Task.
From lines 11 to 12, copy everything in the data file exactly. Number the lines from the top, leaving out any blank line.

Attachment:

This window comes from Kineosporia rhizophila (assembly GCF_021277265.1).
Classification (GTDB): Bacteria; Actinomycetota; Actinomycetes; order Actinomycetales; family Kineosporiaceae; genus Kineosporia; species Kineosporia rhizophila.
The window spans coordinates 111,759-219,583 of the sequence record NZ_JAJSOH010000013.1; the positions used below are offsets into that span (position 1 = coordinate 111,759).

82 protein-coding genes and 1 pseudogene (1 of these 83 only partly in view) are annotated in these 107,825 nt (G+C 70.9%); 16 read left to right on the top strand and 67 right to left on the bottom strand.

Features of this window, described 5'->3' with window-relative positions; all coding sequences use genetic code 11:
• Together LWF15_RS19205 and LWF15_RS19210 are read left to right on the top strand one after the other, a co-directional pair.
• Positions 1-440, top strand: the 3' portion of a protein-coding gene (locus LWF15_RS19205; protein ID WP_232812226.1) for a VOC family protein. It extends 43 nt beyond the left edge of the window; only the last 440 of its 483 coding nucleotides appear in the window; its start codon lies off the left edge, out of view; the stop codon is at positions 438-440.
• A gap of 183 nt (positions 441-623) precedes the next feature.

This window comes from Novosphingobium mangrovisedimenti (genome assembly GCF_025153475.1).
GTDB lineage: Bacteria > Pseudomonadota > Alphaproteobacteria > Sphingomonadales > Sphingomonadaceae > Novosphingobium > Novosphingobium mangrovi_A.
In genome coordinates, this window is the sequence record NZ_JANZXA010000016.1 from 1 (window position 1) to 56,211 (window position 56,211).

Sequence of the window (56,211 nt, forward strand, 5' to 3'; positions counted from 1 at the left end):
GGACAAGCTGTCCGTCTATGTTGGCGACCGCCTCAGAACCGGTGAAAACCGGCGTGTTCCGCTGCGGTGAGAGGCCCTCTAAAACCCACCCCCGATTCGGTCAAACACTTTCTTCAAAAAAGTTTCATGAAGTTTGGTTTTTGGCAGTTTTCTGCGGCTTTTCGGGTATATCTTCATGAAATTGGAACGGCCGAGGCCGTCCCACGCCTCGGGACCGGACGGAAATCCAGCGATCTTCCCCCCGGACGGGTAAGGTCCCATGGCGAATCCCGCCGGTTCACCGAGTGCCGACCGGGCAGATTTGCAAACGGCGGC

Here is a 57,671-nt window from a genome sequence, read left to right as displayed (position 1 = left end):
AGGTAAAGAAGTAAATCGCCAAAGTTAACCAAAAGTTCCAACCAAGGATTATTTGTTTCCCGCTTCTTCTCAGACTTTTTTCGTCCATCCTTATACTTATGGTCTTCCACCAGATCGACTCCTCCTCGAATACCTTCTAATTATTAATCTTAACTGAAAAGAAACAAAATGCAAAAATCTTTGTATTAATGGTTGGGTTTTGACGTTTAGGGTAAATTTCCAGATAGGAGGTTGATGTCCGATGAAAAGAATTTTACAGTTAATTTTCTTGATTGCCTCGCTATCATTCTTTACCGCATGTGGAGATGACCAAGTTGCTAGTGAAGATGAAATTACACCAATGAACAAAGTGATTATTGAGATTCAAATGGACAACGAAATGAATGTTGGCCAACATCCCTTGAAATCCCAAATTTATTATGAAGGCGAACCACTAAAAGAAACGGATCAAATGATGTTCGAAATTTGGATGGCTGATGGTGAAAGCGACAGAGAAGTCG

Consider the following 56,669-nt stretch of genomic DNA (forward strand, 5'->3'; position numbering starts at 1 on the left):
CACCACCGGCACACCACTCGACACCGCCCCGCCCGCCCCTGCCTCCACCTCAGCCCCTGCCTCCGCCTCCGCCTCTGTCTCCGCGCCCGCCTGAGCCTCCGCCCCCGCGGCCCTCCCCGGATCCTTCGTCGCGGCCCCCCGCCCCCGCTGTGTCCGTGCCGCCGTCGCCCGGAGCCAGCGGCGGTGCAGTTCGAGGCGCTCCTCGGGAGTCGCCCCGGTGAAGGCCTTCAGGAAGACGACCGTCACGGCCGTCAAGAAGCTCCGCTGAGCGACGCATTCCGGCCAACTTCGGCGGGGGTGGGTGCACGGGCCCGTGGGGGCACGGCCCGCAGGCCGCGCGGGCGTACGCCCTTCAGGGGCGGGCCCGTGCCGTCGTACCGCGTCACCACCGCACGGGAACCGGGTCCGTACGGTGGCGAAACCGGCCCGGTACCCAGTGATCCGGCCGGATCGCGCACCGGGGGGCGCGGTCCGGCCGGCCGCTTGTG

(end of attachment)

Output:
In genome coordinates, this window is the sequence record NZ_JANZXA010000016.1 from 1 (window position 1) to 56,211 (window position 56,211).

Sequence of the window (56,211 nt, forward strand, 5' to 3'; positions counted from 1 at the left end):